The Tu-142M (Mar­itime) is a de­riv­a­tive of the fa­mous dreaded Soviet Tu-95 nu­clear strate­gic bomber (NATO code-name Bear)

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named ‘Al­ba­tross’ painted grey with IN-313 writ­ten across it, ap­proached the In­dia Gate and its four en­gines roared over head flying all the way from Arakkonam. The plane has an all up max­i­mum weight of 160 tonnes when it is loaded with 87 tonnes of fuel for long range sor­ties. If a Tu-142 has to sud­denly land it has to ditch fuel and re­duce weight to around 120 tonnes for safety or the fuse­lage may crack in a hard land­ing.

The Tu-142M (Mar­itime) is a de­riv­a­tive of the fa­mous dreaded Soviet Tu-95 nu­clear strate­gic bomber ( NATO code-name Bear) and each Tu142 has a flight crew of 10 TO 12 per­son­nel, which in­cludes the Com­man­der, Co-Pilot, Flight En­gi­neer, Sig­naller and the aft Gun­ner and five per­son­nel that ex­e­cute nav­i­ga­tion and ob­server du­ties and con­trol the weapons and sen­sors. A se­nior Ob­server (des­ig­nated Nav­i­ga­tor in the Air Force) co­or­di­nates the en­tire air­borne ASW/Ship Search phase of the mis­sion and can also give co­or­di­nates to ships for long range mis­sile fir­ings, keep­ing out of the tar­get ship’s AA mis­sile and gun range. The plane has an op­er­a­tional burst speed of 925 kmph, a lower cruising speed and a ceil­ing of 40,000 ft and a range of 12,550 km when two crew when full fuel is em­barked for 16 hours en­durance and has rest­ing and toi­let fa­cil­i­ties and a mini gal­ley.

The Tu-142Ms were fit­ted with the Kor­shun-K au­to­matic search and sight­ing sys­tem and MMS106 Ladoga mag­ne­tome­ter to de­tect low-noise un­der water nu­clear sub­marines, with their NPK-142M nav­i­ga­tion sys­tem and a range of RGB sonobuoys. The ar­ma­ment can in­clude a max­i­mum of 12 tor­pe­does, FAB-250kg free fall bombs and depth charges up to a max­i­mum pay load of 20 tonnes.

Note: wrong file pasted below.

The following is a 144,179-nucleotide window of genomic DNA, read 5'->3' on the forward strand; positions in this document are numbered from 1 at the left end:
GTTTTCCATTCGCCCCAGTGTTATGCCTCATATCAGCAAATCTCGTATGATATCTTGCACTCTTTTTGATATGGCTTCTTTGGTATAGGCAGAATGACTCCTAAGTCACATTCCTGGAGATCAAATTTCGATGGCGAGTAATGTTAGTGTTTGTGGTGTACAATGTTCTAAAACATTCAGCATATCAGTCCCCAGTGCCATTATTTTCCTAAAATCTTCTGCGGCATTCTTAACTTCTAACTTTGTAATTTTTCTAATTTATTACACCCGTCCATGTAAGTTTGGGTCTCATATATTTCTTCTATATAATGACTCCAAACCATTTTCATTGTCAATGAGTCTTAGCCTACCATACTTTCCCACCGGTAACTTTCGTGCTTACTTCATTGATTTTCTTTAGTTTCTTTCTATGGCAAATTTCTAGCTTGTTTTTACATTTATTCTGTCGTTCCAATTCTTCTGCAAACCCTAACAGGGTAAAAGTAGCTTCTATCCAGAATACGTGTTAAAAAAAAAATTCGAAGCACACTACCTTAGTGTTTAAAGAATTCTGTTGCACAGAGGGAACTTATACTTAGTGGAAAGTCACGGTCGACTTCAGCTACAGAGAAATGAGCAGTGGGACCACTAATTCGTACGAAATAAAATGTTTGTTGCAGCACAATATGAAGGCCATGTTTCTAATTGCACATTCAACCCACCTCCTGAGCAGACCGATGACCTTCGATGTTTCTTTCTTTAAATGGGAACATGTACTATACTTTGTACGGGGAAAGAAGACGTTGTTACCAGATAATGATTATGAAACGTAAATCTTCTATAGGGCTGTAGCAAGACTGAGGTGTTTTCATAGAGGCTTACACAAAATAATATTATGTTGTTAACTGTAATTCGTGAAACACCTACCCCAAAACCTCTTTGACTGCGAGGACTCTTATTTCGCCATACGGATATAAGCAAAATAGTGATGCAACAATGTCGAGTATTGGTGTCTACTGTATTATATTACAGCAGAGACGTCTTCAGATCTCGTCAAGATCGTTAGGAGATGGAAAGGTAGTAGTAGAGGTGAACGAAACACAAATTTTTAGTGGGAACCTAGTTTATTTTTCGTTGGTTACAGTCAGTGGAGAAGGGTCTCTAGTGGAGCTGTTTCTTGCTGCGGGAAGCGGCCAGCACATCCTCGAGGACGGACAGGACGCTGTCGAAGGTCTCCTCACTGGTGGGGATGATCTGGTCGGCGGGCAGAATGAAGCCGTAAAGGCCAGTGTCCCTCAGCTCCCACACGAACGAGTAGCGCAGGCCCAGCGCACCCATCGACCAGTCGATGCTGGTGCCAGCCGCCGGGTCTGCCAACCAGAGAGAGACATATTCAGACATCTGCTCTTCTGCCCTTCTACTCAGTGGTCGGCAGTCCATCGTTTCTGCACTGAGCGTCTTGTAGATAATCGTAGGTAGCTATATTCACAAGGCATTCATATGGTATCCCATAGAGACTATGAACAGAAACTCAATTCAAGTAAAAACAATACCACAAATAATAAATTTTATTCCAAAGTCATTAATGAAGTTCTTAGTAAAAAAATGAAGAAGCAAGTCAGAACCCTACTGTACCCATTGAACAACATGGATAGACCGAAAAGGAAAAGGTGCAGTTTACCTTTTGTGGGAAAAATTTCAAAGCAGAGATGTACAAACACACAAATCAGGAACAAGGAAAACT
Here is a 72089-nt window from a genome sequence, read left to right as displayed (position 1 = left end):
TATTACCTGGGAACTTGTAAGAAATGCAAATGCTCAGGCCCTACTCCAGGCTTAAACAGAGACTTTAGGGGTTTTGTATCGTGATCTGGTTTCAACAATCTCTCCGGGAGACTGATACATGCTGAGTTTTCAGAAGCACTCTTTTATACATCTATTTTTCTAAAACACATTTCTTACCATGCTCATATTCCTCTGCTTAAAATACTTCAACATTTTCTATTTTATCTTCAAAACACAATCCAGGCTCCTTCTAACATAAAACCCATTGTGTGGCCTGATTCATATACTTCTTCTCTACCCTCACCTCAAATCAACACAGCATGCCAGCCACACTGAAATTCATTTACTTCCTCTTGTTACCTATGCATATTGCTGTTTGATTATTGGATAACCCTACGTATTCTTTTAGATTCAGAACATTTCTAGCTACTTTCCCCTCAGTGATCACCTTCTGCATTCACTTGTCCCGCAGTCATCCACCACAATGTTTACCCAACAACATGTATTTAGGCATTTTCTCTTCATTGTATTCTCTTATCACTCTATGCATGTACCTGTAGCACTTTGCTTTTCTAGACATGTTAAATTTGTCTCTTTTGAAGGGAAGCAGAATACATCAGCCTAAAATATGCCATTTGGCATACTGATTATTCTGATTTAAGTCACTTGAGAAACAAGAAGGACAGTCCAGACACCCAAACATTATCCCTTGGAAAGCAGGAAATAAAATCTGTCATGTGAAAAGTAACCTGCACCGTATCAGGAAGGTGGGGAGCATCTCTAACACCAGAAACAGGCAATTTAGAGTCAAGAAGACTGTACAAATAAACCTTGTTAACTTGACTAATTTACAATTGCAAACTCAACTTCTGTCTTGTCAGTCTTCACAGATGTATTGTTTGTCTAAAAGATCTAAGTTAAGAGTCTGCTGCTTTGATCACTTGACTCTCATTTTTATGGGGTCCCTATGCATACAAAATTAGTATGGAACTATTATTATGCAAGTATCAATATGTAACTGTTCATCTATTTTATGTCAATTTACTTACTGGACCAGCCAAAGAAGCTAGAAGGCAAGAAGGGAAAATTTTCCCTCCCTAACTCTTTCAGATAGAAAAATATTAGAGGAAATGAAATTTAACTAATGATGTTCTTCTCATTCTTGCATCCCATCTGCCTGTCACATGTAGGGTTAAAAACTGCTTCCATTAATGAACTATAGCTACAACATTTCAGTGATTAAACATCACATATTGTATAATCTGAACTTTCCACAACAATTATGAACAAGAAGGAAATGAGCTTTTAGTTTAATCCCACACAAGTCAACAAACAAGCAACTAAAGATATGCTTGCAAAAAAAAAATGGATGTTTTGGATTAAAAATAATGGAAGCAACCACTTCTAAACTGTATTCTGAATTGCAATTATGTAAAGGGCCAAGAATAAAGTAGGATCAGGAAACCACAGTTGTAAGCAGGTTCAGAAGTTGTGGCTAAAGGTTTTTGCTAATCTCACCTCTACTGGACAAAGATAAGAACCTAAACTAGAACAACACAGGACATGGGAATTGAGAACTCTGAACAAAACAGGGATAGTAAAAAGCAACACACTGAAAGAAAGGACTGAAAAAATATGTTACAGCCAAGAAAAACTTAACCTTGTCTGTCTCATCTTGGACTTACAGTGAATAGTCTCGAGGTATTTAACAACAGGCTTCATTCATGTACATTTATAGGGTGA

The de­com­mis­sion­ing cer­e­mony was at­tended by Ad­mi­ral Su­nil Lanba, Chief of the Naval Staff, Vice Ad­mi­ral HCS Bisht, Flag Of­fi­cer Com­mand­ing-in-Chief, East­ern Naval Com­mand, and serv­ing and many re­tired of­fi­cers and men, who had served on the Tu-142s and se­nior of­fi­cials from the Tamil Nadu civil ad­min­is­tra­tion. Re­tired Cdr V C Pandey at Riga was present.

Pandey was in­tro­duced to serv­ing of­fi­cers as the of­fi­cer who had flown Sea­hawk fight­ers and Al­izes ASW planes from INS Vikrant’s deck (1970-75), and was in the com­mis­sion­ing crew of IL-38s in 1983. Later he com­manded the IL38 squadron and he re­called how he flew the first Tu-142s as the lead plane from USSR and was the first In­dian ser­vice plane to make a long

(RIGHT) A farewell gift to the last CO as CNS Ad­mi­ral Su­nil Lanba ap­plauds

(BE­LOW) Andhra Pradesh Chief Min­is­ter N Chan­drababu Naidu with Union Min­is­ter P Ashok Ga­jap­athi Raju along with East­ern Naval Com­mand Flag Of­fi­cer Com­mandin­gin-Chief HCS Bisht re­ceive the Tu-142M at INS Dega, Vishakha­p­at­nam

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